Madison Avenue's Don't Call Me Baby has been remixed for its 20th anniversary

One half of the duo Andy Van opens up about the duo's global smash.

A new mix of Madison Avenue's chart-topping hit Don't Call Me Baby is being released to celebrate its 20th anniversary. 

A new version of the song - out this Friday (Nov. 15) - has been mixed by German producer Mousse T, who scored a string of house-pop hits between 1998 and 2006 including Horny and Sex Bomb with Tom Jones. Listen to the new mix on Radio 1's Dance Anthems with MistaJam (around the 48m30s mark).

Don't Call Me Baby first reached the Official UK Charts in November 1999 - but a reissue in May 2000 saw it go all the way Number 1.

In an interview with Herald Sun, one-half of the duo Andy Van said the pair - including singer Cheyne Coates - have turned down "substantial amounts of money" to reform for a tour because the pair are no longer in touch and he is unsure of Cheyne's whereabouts. 

"I don’t actually know what she does for a job," he said. "I know she’s still working on music with other people, but I don’t know enough about it. We catch up on the phone once or twice a year. I never ever have dinner with her or anything. Her world is her world, she likes that to remain private."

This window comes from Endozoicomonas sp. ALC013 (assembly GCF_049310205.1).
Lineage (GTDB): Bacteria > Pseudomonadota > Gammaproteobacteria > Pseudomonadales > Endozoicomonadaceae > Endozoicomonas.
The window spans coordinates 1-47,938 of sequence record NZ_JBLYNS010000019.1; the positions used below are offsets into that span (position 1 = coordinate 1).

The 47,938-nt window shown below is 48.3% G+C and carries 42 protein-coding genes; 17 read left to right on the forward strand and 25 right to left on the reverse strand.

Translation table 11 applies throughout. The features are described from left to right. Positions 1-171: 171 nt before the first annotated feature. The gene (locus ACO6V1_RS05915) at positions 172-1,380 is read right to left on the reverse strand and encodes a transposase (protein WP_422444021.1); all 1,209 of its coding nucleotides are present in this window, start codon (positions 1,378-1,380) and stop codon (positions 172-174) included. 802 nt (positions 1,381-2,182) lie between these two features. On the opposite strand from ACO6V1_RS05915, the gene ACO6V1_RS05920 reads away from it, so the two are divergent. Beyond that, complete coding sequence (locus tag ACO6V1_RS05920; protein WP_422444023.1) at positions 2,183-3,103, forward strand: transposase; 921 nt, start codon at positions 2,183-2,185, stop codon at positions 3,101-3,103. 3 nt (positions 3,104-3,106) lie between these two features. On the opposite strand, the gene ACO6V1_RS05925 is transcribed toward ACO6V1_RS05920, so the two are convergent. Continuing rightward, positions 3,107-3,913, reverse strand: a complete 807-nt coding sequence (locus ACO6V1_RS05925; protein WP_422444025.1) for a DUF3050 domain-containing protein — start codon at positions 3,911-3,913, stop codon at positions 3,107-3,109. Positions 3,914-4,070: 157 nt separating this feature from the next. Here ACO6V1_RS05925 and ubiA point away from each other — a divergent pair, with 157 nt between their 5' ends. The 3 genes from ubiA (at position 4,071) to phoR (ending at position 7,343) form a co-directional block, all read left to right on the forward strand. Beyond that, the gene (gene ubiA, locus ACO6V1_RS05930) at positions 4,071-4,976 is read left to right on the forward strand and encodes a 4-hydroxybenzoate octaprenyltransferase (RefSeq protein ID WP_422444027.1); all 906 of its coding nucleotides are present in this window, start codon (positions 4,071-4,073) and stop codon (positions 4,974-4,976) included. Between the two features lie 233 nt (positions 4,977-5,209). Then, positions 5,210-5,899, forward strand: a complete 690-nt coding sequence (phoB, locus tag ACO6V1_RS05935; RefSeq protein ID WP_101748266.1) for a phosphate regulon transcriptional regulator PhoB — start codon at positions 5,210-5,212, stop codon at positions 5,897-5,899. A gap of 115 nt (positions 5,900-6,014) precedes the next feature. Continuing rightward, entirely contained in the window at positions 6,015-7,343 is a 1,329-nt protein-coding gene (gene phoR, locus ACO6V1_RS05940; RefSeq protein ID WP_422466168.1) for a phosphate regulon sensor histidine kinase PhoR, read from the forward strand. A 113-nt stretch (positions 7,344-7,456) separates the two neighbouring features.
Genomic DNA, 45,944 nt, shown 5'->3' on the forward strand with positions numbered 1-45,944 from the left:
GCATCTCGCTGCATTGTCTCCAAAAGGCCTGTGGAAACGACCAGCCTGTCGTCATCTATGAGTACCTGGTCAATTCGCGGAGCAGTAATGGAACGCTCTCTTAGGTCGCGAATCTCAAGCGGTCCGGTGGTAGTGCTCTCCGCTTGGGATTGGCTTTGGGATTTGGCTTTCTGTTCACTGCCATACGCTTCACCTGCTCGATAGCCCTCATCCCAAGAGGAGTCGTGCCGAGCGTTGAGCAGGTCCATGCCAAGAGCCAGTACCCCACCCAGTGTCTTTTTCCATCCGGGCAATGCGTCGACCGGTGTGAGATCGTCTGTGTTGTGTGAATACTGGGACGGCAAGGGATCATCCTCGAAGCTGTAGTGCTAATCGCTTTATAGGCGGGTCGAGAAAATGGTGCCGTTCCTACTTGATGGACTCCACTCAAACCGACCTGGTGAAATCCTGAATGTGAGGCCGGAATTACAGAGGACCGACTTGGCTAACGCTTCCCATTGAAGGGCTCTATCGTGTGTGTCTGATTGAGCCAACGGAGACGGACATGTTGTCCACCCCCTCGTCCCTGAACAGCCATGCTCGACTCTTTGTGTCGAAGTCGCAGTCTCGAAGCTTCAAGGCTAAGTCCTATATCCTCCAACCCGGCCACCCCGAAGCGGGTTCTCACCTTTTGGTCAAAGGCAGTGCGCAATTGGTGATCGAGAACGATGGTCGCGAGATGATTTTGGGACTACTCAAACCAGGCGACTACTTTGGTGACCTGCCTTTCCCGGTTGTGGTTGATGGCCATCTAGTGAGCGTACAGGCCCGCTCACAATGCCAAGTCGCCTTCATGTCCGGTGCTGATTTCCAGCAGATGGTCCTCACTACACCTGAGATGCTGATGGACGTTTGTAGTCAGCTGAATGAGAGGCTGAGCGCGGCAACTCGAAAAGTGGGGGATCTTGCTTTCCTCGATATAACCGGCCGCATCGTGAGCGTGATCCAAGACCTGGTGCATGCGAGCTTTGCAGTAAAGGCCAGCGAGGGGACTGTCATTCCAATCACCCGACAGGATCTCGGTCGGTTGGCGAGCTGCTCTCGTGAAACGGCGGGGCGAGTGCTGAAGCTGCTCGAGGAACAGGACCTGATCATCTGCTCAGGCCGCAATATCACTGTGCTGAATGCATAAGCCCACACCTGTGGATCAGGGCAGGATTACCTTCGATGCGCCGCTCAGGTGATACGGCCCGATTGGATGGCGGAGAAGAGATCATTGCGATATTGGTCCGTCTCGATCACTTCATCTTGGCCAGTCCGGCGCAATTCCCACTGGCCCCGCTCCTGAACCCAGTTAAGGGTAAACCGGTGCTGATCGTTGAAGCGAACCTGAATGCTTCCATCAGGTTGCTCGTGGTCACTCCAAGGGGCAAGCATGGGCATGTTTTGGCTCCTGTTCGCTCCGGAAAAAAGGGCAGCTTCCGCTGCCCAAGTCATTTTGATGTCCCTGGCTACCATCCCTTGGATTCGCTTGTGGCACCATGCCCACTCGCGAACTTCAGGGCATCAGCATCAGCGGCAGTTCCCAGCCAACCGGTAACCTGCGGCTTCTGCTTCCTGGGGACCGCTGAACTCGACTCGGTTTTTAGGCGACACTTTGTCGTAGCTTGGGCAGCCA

Despite turning down reunion offers, Cheyne did agree to a 20th anniversary remix of Don't Call Me Baby. "She doesn’t understand why people still like the track," Andy explained. "She told whoever was going to remix it to really mess it up and f**k it up, not stick to the original. She was always very creative."

Andy also revealed that a "major American recording artist" is currently negotiating to sample the song, which itself samples Italian Pino D’Angiò’s 1980 hit Ma Quale Idea.

Don't Call Me Baby was recently covered by Emma Bunton on her album My Happy Place. Andy wasn't exactly thrilled with her take on the song. "It felt like a karaoke version," he said. "It should have had some raunch to it. It’s a female empowerment song about having guts and telling a guy you’ve had enough, which ironically is very now with the #MeToo movement. It was a #MeToo song 20 years ago. For me, that version had no edge."

MORE: Madison Avenue's complete Official UK Chart history